Fine Porcelain Mug - Standing Together
Fine Porcelain Mug - Standing Together
Fine Porcelain Mug - Standing Together
  • Load image into Gallery viewer, Fine Porcelain Mug - Standing Together
  • Load image into Gallery viewer, Fine Porcelain Mug - Standing Together
  • Load image into Gallery viewer, Fine Porcelain Mug - Standing Together

Fine Porcelain Mug - Standing Together

Regular price
$15.00
Sale price
$15.00
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Designed by Kwakwaka’wakw Artist Curtis Wilson.

A killer whale is within the maple leaf and the red bands are each with a salmon design. Throughout my life, I have come to learn all the hardships and struggles that First Nations people have faced in this country. This design speaks for my love and visions of my heritage and the country I live in– standing together in support of each other.

Each Fine Porcelain mug comes with a specially designed box that features the artwork and its descriptions. They stack up nicely and make a spectacular presentation.

Microwave and dishwasher safe. Capacity 485 ml

Designed in Canada.

 

From Oscardo Website: Curtis was born, raised and lived in Campbell River. His family came from the four corners of the Kwakwaka’wakw territory. Mulidzas is the traditional name handed to Curtis Wilson during a family Potlatch held in 2001.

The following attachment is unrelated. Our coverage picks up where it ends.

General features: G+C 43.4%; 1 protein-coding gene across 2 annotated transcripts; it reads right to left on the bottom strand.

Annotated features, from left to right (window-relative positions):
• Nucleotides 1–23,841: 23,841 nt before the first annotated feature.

Curtis received a Bachelor of Arts degree in First Nations Studies from Malaspina University/College in 2002.  He had been a part of the Laichwiltach Culture Group for many years and was very adamant about learning his culture and heritage.  Curtis continued to teach the younger generations about the culture, songs and dances.  Curtis was sketching and drawing in his teens, but never started learning how to carve until the late age of 18.  He learned to carve at small a shed built by his grandfather, Sam Henderson Sr., under the instruction of many of his uncles and cousins, from whom he adopted many of his techniques and styles. In the course of his artistic career, Curtis taught art at schools and got involved in many projects at the same time. In 2017, he was invited to be Nanaimo Art Gallery to feature his art in a show.
One of Curtis’ life goal was to learn as much about his culture and heritage, to expand his visions in art and also pass it on to the next generations.

At the height of his successful career, Wilson died tragically from a sudden heart attack in October 2019.